Milan Menswear: day four

Milan’s menswear this season has felt like a blip rather than a bang. It’s especially the case on the final day, with just two key shows early in the morning before the mad dash to Paris, where the European menswear shows come to a conclusion on Sunday.

Giorgio Armani’s mainline show had none of the vigour of his Emporio line, shown the day before. It might be said that in his position, Armani is allowed to indulge himself. But then with his skills and resources, it could be so much more.

There were some strong, individual pieces, such as the geometric knits, zip-up neoprene hoodies, and the signature soft cardigan jackets, a style prevalent elsewhere in Milan, but to which Armani owns to rights. Often there was fussiness, like an unnecessary stream of double-breasted military buttons down the front of a plain sweater, or the complicated wrap fastening on a shearling coat. There was clearly hard work gone into making the collection, but not much rigour.

The day dawned with the news that luxury conglomerate PPR had bought a 51% stake in Christopher Kane. That marriage of a French blue-chip buying into a small British label brings into focus the isolated state that Milan finds itself: no new designers, no sense of how it can make itself relevant in the 21st century.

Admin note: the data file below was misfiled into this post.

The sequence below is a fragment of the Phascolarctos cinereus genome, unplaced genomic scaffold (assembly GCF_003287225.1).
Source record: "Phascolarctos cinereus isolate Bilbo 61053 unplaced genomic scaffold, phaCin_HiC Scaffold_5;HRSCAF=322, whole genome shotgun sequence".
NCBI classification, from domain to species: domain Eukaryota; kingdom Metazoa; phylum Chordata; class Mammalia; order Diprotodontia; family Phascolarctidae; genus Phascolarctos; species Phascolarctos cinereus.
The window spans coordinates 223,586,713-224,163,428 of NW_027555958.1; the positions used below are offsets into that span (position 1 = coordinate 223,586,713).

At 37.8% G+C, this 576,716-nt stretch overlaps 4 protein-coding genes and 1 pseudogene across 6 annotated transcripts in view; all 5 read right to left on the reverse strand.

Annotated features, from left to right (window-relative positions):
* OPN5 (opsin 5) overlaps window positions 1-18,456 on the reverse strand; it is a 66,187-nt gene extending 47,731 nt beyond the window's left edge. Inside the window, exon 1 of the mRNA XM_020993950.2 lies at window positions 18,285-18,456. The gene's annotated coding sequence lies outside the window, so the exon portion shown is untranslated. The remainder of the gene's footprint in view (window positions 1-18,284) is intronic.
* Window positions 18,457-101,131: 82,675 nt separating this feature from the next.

I wonder if Mr Armani could provide the solution. His business is profoundly successful. Wouldn’t it be an interesting move if he were to ape Bernard Arnault and François Pinault, and used some of that money to set up new, separate fashion houses? It could happen in the same way that Comme des Garçons created a label for Junya Watanabe. It is something that could provide new impetus to his own work. Just a thought.

The day’s other show, DSquared2, was notable mainly for using only black models, a judicious swing in the balance of the shows, which have mostly featured skinny white boys.

The twins behind the label, Dean and Dan Caten, each season send out pretty much the same clothes with a different backdrop. This season it was a jazz era club, a theme which has little connection to the combat trousers, denim jackets and tux jackets for day that came down the catwalk.

Those poor models, only given exposure in a show where they then have to strip off to their underwear, throwing their tops into the audience like they’re in Magic Mike.

Full integration at both men’s and women’s shows, with ethnic origin becoming not even an issue, feels as remote a possibility as new design blood being given a chance in this city. We can but hope.

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